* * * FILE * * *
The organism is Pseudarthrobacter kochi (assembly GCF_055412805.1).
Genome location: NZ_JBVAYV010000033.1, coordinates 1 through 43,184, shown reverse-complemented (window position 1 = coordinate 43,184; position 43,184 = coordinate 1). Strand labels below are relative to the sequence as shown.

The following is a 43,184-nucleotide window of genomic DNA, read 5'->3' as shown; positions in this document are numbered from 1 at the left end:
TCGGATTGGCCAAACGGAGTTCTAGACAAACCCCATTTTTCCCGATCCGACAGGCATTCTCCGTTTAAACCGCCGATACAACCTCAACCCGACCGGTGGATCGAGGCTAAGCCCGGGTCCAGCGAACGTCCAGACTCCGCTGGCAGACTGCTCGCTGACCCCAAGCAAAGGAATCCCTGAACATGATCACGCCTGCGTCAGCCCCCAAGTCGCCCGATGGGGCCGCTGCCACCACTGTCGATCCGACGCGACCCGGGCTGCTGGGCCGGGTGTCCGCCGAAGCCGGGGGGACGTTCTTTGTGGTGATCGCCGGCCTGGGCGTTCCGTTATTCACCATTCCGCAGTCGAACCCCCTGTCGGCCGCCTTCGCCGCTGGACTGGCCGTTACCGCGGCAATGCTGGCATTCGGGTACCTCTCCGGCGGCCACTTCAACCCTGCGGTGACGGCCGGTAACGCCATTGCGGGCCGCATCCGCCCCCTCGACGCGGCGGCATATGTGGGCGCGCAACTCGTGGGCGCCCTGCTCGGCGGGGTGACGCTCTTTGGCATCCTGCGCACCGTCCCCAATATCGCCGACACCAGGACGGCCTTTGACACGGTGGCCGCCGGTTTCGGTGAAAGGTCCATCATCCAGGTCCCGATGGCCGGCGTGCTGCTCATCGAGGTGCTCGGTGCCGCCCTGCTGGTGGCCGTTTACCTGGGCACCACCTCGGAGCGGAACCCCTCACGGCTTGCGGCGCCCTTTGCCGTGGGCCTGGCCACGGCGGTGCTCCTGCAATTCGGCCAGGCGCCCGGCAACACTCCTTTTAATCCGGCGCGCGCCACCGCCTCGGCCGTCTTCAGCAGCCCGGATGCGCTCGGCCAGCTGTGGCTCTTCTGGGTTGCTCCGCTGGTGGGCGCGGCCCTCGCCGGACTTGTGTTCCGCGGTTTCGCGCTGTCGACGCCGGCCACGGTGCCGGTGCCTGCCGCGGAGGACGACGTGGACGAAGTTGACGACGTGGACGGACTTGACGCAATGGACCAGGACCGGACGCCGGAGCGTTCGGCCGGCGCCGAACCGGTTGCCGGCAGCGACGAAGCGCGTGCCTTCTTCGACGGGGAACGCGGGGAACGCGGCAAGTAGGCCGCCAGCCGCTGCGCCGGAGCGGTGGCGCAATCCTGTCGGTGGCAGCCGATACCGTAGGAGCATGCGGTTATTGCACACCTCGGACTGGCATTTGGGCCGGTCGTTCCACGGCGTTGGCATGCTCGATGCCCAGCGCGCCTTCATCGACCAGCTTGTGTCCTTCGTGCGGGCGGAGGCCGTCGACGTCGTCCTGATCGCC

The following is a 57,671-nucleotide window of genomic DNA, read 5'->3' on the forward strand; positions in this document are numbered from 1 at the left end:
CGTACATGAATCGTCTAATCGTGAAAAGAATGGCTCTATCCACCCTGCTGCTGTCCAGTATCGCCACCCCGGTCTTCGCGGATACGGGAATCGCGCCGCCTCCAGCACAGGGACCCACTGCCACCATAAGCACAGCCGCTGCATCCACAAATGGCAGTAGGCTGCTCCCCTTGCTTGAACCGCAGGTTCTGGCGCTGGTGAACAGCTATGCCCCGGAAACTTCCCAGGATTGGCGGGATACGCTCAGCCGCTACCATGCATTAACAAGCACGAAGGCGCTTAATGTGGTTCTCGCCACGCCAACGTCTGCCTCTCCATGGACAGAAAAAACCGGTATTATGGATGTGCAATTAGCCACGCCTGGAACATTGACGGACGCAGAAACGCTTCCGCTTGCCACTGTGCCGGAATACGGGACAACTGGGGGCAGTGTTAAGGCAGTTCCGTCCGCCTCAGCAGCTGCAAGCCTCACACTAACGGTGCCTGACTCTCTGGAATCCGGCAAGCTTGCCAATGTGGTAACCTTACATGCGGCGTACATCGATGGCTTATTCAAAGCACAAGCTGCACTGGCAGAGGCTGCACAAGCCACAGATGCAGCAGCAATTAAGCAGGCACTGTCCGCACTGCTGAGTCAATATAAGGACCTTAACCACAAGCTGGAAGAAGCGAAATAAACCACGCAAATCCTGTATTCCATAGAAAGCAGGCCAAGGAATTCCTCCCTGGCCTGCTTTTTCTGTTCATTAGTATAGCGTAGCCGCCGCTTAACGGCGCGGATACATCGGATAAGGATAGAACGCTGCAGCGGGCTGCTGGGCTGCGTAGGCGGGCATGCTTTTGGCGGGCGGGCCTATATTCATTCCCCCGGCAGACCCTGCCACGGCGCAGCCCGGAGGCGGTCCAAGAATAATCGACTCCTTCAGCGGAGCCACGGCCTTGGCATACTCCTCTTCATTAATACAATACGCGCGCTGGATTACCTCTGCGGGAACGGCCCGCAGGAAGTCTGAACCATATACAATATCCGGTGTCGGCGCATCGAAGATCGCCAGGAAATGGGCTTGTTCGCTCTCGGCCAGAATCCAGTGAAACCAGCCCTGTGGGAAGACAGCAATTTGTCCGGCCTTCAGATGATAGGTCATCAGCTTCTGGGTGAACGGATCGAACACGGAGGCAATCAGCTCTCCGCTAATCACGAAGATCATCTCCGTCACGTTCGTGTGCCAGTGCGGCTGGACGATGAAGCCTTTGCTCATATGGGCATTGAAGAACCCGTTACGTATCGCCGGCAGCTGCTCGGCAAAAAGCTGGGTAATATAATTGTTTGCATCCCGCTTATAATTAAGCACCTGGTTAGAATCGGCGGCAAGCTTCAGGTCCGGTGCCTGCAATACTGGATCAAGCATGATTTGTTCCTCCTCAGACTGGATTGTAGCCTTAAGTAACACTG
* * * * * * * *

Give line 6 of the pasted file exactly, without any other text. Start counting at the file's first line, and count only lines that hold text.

CGTACATGAATCGTCTAATCGTGAAAAGAATGGCTCTATCCACCCTGCTGCTGTCCAGTATCGCCACCCCGGTCTTCGCGGATACGGGAATCGCGCCGCCTCCAGCACAGGGACCCACTGCCACCATAAGCACAGCCGCTGCATCCACAAATGGCAGTAGGCTGCTCCCCTTGCTTGAACCGCAGGTTCTGGCGCTGGTGAACAGCTATGCCCCGGAAACTTCCCAGGATTGGCGGGATACGCTCAGCCGCTACCATGCATTAACAAGCACGAAGGCGCTTAATGTGGTTCTCGCCACGCCAACGTCTGCCTCTCCATGGACAGAAAAAACCGGTATTATGGATGTGCAATTAGCCACGCCTGGAACATTGACGGACGCAGAAACGCTTCCGCTTGCCACTGTGCCGGAATACGGGACAACTGGGGGCAGTGTTAAGGCAGTTCCGTCCGCCTCAGCAGCTGCAAGCCTCACACTAACGGTGCCTGACTCTCTGGAATCCGGCAAGCTTGCCAATGTGGTAACCTTACATGCGGCGTACATCGATGGCTTATTCAAAGCACAAGCTGCACTGGCAGAGGCTGCACAAGCCACAGATGCAGCAGCAATTAAGCAGGCACTGTCCGCACTGCTGAGTCAATATAAGGACCTTAACCACAAGCTGGAAGAAGCGAAATAAACCACGCAAATCCTGTATTCCATAGAAAGCAGGCCAAGGAATTCCTCCCTGGCCTGCTTTTTCTGTTCATTAGTATAGCGTAGCCGCCGCTTAACGGCGCGGATACATCGGATAAGGATAGAACGCTGCAGCGGGCTGCTGGGCTGCGTAGGCGGGCATGCTTTTGGCGGGCGGGCCTATATTCATTCCCCCGGCAGACCCTGCCACGGCGCAGCCCGGAGGCGGTCCAAGAATAATCGACTCCTTCAGCGGAGCCACGGCCTTGGCATACTCCTCTTCATTAATACAATACGCGCGCTGGATTACCTCTGCGGGAACGGCCCGCAGGAAGTCTGAACCATATACAATATCCGGTGTCGGCGCATCGAAGATCGCCAGGAAATGGGCTTGTTCGCTCTCGGCCAGAATCCAGTGAAACCAGCCCTGTGGGAAGACAGCAATTTGTCCGGCCTTCAGATGATAGGTCATCAGCTTCTGGGTGAACGGATCGAACACGGAGGCAATCAGCTCTCCGCTAATCACGAAGATCATCTCCGTCACGTTCGTGTGCCAGTGCGGCTGGACGATGAAGCCTTTGCTCATATGGGCATTGAAGAACCCGTTACGTATCGCCGGCAGCTGCTCGGCAAAAAGCTGGGTAATATAATTGTTTGCATCCCGCTTATAATTAAGCACCTGGTTAGAATCGGCGGCAAGCTTCAGGTCCGGTGCCTGCAATACTGGATCAAGCATGATTTGTTCCTCCTCAGACTGGATTGTAGCCTTAAGTAACACTG